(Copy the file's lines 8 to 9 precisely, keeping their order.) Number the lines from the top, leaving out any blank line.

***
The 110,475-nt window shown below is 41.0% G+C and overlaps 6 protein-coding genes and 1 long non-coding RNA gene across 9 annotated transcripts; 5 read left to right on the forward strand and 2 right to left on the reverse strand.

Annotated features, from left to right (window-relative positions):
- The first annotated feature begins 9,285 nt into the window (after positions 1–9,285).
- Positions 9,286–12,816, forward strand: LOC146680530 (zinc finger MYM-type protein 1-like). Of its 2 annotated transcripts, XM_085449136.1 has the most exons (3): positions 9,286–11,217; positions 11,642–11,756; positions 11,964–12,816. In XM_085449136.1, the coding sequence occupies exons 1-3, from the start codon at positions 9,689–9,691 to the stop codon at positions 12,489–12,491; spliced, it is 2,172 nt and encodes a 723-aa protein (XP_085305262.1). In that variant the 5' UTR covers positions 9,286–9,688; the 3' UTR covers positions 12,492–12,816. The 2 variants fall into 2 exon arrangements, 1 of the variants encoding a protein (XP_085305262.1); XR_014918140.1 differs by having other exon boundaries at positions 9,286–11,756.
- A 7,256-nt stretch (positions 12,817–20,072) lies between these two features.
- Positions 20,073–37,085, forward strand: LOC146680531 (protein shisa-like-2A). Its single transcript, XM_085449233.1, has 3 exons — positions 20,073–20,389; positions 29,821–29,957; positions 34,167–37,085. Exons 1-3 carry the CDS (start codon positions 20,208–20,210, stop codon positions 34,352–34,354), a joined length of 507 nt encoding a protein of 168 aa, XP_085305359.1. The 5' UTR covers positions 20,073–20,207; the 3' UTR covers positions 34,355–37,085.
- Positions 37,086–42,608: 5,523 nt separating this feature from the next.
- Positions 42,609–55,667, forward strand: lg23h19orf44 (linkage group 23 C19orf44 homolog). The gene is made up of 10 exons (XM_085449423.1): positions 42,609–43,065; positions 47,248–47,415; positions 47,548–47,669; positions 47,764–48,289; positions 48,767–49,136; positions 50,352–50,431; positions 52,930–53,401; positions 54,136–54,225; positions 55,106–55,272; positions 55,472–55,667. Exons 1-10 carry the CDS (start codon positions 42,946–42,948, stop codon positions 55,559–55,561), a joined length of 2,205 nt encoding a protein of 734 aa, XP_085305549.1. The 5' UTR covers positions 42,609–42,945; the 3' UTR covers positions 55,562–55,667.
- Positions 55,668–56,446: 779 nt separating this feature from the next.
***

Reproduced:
- Positions 42,609–55,667, forward strand: lg23h19orf44 (linkage group 23 C19orf44 homolog). The gene is made up of 10 exons (XM_085449423.1): positions 42,609–43,065; positions 47,248–47,415; positions 47,548–47,669; positions 47,764–48,289; positions 48,767–49,136; positions 50,352–50,431; positions 52,930–53,401; positions 54,136–54,225; positions 55,106–55,272; positions 55,472–55,667. Exons 1-10 carry the CDS (start codon positions 42,946–42,948, stop codon positions 55,559–55,561), a joined length of 2,205 nt encoding a protein of 734 aa, XP_085305549.1. The 5' UTR covers positions 42,609–42,945; the 3' UTR covers positions 55,562–55,667.
- Positions 55,668–56,446: 779 nt separating this feature from the next.